While EU countries scrap COVID restrictions, WHO calls for caution

“This increased transmission, particularly among the elderly, is resulting in worsening indicators of severity,” the European Centre for Disease Prevention and Control (ECDC)'s latest country overview, published 24 March, stated. [EPA-EFE/JUANJO MARTIN]

Across the EU, member states are removing COVID-19 measures, including mandatory mask-wearing indoors. However, the World Health Organisation (WHO) has warned that countries should remain cautious, especially due to the transmissibility of the BA.2 omicron subvariant.

On Wednesday (30 March), Lithuania announced that as of 4 April, the requirement to wear masks indoors will be lifted. The move follows that of many other member states including the Netherlands, Belgium and France.

The announcements come at a time of rising COVID-19 infections, due to the proliferation of a subgroup of the Omicron variant, known as BA.2. In February, the WHO reported that BA.2 appears more transmissible than the first Omicron subvariant, BA.1.

The Danish Statens Serum Institut (SSI) reported in January that initial analysis showed no differences in hospitalisations for BA.2 compared to BA.1. 

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Managing the BA.2 subvariant

However, the EU/EEA has seen a continued increase in infection rates for the second week in a row, with the group experiencing the highest rise being those aged 65 years and above where cases increased by almost a quarter.

“This increased transmission, particularly among the elderly, is resulting in worsening indicators of severity,” the European Centre for Disease Prevention and Control (ECDC)’s latest country overview, published 24 March, stated.

Despite the overall death rate decreasing by almost 20% compared to the previous week, six countries reported increases in death rates, of which two reached their highest levels so far, the overview reads. Eleven countries also have reported increases in hospital indicators.

In a press briefing on Wednesday, WHO emergencies director Michael Ryan warned that countries must “open up […] carefully and consistently with the previous strategies.”

Depending on the strategy that countries had before, in terms of the level of exposure their population has had, opening up rapidly and removing all restrictions almost definitely results in a rebound in infections,” Ryan cautioned.

He added that European health systems are experiencing “increased pressure” because of the “extra degree” of transmissibility and reinfection of BA.2.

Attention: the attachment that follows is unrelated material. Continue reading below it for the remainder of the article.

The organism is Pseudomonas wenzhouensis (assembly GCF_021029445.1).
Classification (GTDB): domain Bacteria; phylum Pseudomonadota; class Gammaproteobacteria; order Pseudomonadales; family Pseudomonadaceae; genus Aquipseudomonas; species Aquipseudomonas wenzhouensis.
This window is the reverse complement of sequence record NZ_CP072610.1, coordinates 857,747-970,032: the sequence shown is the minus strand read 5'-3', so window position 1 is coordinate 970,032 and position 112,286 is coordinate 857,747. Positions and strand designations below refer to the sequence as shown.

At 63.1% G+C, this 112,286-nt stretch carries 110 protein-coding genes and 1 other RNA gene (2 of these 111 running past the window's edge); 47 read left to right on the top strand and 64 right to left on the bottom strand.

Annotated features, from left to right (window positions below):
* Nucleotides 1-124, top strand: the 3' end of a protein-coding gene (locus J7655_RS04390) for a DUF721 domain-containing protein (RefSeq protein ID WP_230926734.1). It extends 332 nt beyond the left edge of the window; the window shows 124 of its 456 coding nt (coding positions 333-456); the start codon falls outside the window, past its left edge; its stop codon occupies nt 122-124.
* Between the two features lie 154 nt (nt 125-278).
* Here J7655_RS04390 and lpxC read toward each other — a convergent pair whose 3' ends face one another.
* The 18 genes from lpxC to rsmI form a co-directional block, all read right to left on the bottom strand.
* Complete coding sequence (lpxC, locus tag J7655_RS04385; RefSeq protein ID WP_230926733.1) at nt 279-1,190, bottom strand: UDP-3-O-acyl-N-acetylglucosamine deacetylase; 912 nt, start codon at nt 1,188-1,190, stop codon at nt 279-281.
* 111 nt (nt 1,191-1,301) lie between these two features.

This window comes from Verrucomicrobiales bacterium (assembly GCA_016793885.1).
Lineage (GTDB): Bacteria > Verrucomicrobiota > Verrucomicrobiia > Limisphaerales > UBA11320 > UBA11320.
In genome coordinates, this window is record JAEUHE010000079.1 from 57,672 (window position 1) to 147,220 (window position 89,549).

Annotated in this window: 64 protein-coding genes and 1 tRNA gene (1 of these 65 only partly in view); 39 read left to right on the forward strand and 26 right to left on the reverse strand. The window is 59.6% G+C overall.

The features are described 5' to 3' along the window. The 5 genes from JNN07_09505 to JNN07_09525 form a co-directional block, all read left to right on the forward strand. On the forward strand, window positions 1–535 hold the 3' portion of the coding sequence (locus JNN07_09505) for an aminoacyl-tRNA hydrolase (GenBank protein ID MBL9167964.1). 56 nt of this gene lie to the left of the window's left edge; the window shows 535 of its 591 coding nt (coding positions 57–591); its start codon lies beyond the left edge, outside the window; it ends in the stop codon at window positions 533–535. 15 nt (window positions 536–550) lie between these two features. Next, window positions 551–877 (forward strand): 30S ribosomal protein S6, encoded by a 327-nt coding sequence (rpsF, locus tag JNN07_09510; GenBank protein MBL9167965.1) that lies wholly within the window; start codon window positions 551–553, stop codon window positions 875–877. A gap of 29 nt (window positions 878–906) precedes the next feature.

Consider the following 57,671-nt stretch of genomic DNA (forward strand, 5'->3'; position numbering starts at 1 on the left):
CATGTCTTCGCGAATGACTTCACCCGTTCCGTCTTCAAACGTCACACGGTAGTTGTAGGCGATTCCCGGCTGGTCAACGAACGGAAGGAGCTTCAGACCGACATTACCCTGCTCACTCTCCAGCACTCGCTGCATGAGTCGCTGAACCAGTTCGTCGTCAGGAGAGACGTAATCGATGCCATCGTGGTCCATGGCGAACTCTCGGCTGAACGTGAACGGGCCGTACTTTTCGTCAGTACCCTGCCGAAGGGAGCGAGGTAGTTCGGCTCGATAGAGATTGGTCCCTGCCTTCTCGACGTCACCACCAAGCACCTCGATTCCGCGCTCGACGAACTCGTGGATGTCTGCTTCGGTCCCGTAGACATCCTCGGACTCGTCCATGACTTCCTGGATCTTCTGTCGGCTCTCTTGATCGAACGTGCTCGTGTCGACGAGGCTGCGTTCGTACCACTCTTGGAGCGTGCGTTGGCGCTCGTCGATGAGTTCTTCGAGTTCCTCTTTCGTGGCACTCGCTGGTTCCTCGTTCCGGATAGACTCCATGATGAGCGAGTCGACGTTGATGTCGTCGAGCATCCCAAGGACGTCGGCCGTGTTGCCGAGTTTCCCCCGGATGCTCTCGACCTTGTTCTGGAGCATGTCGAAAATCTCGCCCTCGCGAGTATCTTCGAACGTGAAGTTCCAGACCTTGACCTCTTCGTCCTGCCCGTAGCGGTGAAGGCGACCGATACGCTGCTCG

“So even in the context of this being milder in terms of the population being protected more, there’s still a chance that it can put pressure on the health systems,” Ryan said.

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How the COVID-19 pandemic might play out in 2022

Maria Van Kerkhove, infectious disease epidemiologist and COVID-19 technical lead at the WHO added that it is not only about saving lives with vaccinations but also about reducing the spread of the virus.

If we don’t focus on reducing the spread as well, we will continue to see further virus evolution”, she said, emphasising that the impact and severity of future variants is uncertain. “We need to prepare for all of those eventualities. So we recommend agile approaches, we recommend tailored approaches,” she continued.

On Wednesday, the WHO released its plan for strategic preparedness and response for tackling the COVID-19 pandemic in 2022.

The plan lays out three possible scenarios for how the COVID-19 pandemic could evolve this year. Presenting the plan, WHO Director-General Tedros Adhanom Ghebreyesus said that “the most likely scenario is that the virus continues to evolve”.

He added that, based on this scenario, the severity of the disease the virus causes should reduce over time, as immunity would continue to increase due to vaccination and infection.

“In the best-case scenario, we may see less severe variants emerge, and boosters or new formulations of vaccines won’t be necessary. In the worst-case scenario, a more violent and highly transmissible variant emerged,” Tedros said.

He presented five actions that are needed to “end the acute phase of the pandemic this year”. Among those, together with vaccination and surveillance laboratories, he emphasised that social measures remain one of the key tools to stop the spread of the virus.

[Edited by Nathalie Weatherald]

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